This week Lytham has celebrated another hugely successful festival, which brought thousands of visitors to the area and a great deal of fantastic publicity for Fylde.

Having spent most of the week in Lytham I was extremely impressed by the amount of people the festival brought into the town, who all seemed to be happy to spend money in the surrounding shops, bars and restaurants.

I am sure many local business owners have spent the week counting their takings, while those working in our hospitality industry had a bumper week in terms of tips and gratuities.

While it was shame Wednesday and Sunday nights had to be brought to an early close due to high winds battering the coastline, the festival has historically done very well in terms of weather so I imagine most people will have been understanding of the situation.

On Thursday night, I joined the army of volunteers from Trinity Hospice, acting as a litter-picker for the early part of the evening, in an effort to keep the famous Green clear of debris.

It was fantastic to meet so many dedicated volunteers, including some Trinity nurses who had taken annual leave from their jobs to support the hospice in their own time.

As part of their charitable partnership, Trinity will receive a £10,000 donation from organisers Cuffe and Taylor which I am sure does a great deal to ensure the charity can continue running its vital services.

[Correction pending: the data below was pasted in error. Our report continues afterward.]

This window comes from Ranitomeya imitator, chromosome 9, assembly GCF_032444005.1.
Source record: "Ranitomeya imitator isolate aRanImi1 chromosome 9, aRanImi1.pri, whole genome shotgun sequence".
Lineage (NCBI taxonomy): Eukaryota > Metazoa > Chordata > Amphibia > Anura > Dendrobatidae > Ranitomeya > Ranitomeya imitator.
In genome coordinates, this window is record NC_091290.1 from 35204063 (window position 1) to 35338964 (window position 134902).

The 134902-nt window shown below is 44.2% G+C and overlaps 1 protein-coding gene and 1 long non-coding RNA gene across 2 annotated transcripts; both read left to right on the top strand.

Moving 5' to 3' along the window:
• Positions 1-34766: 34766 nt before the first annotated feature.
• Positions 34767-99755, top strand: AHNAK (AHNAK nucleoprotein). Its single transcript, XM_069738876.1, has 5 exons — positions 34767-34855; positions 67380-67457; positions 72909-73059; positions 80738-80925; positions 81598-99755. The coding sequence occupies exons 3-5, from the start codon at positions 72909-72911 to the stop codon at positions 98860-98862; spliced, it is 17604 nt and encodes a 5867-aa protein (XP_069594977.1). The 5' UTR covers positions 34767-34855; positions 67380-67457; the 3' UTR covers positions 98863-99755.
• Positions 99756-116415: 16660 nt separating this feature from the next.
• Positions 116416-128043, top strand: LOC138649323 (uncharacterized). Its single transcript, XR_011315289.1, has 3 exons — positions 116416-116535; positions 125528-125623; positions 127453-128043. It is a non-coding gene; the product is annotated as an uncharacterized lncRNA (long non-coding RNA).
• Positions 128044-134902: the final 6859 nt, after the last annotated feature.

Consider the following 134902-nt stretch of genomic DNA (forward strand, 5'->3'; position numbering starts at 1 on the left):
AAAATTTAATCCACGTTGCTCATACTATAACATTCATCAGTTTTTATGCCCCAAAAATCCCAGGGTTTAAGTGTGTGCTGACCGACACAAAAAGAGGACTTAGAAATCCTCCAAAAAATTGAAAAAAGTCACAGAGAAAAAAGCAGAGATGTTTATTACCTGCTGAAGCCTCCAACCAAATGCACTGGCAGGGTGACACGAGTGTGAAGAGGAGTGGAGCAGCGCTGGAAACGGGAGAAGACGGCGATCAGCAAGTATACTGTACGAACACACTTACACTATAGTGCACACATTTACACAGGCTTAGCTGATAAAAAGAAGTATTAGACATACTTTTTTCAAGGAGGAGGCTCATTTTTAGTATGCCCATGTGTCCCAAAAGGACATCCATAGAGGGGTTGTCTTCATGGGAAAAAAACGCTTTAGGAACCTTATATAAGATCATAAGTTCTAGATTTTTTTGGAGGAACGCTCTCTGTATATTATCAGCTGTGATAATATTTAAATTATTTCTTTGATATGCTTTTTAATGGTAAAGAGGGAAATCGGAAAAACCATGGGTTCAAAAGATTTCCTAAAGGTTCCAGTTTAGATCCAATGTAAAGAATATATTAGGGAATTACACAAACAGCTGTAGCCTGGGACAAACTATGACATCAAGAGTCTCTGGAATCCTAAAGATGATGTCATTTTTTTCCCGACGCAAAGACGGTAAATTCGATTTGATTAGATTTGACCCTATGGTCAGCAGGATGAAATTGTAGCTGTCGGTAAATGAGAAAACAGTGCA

This weekend will see the return of the ever-popular 1940s weekend to Lytham, and I understand large crowds are expected once again. As I said in my column last week, these kinds of quality events are attracting ever-more visitors to our area, which has always relied on the tourism industry for its success, and all the organisers should be congratulated.

I was disappointed to find out this week that the long-running saga over an illegal travellers’ site near Staining is set to continue.

This has been an ongoing issue since I first came to Parliament and the group has been turned down at every step in its bid to remain on the site. However, an application for a smaller site, previously refused by Fylde Council, has now been allowed by the Planning Inspectorate.

Many of the reasons given in the inspector’s report make no sense and appear to fly in the face of the previous reasons set out for refusal. I have now written to the Secretary of State to ask him to review this decision and to Fylde Council to urge it to use every resource at its disposal to fight this.

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